Pushups are meant to be a ‘moving plank’. They are just as much a core and scapular control exercise as a chest builder. They are hard to do correctly. They’re supposed to be.
Thumbs to armpits. Fingers forward.
Arch to activate those shoulder stabilizers.
|flat, passive hand|
|Correct. Flat back and chin tucked. Posteriorly tilt pelvis.
(Think about wrapping belly button around big ball on the ground)
|Incorrect. The Ski Slope. All shoulders and back and no stomach.|
|Incorrect. The Camel. All upper back, shoulder, and hands.
Butt is elevated due to back arch.
How do you get to proper positioning? Start at the bottom.
|Dig balls of feet into ground, tuck chin (nose to ground), posteriorly tilt pelvis.
You MUST drive feet down and tuck pelvis to tense torso.
If your feet don’t drive down your stomach has nothing to torque up against.
If you’re unable to remain unchanged on the way up, there are several options you can use to progress:
1. Do your best to perfect top position and SLOWLY lower your way down to the start. Don’t try to rep out. Just do 3-5 perfect singles with adequate rest in between.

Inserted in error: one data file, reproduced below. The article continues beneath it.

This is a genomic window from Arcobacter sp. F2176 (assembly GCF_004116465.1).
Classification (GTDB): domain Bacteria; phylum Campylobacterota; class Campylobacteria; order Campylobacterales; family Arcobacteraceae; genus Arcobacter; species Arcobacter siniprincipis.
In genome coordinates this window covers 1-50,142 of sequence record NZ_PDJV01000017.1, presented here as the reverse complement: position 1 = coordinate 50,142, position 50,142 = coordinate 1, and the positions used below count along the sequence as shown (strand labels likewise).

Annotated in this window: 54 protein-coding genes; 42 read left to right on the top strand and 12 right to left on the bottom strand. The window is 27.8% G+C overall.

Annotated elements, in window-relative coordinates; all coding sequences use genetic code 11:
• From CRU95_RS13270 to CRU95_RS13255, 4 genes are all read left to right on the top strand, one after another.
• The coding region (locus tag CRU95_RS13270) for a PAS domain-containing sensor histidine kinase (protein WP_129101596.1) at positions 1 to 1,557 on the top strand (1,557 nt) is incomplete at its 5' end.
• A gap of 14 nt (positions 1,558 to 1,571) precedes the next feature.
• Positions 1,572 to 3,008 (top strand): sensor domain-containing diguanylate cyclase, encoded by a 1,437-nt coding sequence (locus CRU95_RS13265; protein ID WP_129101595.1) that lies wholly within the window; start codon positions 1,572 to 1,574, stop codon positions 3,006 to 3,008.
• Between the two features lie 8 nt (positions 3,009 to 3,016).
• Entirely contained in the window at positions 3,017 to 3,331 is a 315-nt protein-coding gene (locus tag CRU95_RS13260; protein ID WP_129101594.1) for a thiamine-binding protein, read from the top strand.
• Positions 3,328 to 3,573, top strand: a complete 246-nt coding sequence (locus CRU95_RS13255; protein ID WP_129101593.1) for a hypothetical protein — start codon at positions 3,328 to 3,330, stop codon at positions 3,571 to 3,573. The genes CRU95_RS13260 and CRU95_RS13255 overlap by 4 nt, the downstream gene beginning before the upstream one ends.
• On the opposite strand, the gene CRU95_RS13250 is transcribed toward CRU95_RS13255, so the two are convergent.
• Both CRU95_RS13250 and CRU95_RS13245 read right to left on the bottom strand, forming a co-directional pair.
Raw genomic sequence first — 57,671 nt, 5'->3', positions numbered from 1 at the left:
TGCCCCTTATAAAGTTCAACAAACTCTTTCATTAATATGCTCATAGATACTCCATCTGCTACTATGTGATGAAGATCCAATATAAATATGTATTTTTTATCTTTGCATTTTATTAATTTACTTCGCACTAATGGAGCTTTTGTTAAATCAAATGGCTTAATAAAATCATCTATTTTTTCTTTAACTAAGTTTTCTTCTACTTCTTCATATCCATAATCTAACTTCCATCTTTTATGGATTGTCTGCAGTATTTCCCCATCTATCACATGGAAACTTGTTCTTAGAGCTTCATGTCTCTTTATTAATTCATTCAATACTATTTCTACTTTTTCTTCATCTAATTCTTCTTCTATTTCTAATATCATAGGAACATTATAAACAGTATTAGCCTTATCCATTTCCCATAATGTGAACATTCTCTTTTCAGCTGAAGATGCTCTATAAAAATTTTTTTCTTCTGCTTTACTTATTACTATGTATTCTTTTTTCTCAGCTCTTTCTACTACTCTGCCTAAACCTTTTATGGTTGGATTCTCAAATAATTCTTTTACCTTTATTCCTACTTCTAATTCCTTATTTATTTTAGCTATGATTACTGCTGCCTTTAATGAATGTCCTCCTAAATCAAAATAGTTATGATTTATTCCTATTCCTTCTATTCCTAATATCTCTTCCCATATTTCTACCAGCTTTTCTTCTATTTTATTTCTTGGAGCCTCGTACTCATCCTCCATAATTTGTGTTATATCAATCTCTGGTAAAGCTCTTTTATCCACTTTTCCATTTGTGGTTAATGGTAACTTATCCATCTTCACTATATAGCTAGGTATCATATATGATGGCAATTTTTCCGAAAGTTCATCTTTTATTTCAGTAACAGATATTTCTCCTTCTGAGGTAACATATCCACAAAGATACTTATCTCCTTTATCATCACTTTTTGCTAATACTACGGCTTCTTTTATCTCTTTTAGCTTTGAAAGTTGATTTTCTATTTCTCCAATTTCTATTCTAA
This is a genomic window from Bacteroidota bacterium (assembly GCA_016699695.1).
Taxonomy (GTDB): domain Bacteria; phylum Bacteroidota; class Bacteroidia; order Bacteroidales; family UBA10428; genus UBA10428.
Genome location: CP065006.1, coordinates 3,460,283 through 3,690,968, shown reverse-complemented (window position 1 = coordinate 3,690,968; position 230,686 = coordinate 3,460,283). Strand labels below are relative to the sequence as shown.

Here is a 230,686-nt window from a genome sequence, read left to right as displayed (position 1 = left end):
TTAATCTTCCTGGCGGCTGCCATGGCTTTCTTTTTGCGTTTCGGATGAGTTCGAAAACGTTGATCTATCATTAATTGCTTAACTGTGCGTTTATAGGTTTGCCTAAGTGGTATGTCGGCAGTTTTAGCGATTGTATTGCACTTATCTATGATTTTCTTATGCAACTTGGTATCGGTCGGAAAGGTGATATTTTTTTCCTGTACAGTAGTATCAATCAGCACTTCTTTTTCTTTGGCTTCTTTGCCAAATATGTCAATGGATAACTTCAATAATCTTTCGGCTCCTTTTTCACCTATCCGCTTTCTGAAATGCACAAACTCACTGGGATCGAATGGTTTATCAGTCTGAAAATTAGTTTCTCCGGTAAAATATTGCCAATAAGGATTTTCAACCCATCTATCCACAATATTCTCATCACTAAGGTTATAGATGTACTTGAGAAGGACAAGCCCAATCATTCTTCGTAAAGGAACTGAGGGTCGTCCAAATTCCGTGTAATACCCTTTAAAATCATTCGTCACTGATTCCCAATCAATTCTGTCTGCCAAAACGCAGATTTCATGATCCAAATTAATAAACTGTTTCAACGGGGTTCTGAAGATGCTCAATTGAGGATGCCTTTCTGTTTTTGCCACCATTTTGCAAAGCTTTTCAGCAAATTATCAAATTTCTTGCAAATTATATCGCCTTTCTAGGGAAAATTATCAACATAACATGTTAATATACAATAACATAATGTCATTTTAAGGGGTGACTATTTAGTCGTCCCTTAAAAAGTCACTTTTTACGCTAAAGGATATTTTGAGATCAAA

2. Elevate your hands. Gravity puts more weight in your feet. You have to learn to use your feet as a lever, so staying long and elevating hands/torso tends to be a better learning tool than pushing up from your knees.
|Rest chest against surface or bar. Dig feet, tilt pelvis, and tuck chin.|
|Press up in one piece.|
|Keep active hands by stiffening (fingers up) and driving through thumb pads/ heel.|
|Do not wrap around corner or bar. This will encourage elbow flair.|
You can start at bottom or top on the elevateds. Whatever works best for you. Think ‘pull’ yourself down to the ground. Don’t ‘fall’ into the bottom position. CONTROL your descent.
- Thumbs in armpits
- Arched/ active hands
- Elbows at 45 degrees (same as bench! )
- Level torso
- Tuck/ posteriorly tilt that pelvis. There should be no dip downs between low back and butt.
- Start at the bottom to lock in finished form
- Drive DOWN through balls of feet
- Elevate hands to regress movement. Once you’ve mastered a height, drop the hands a few inches until they reach the ground. Starting with hands on a vertical wall is common.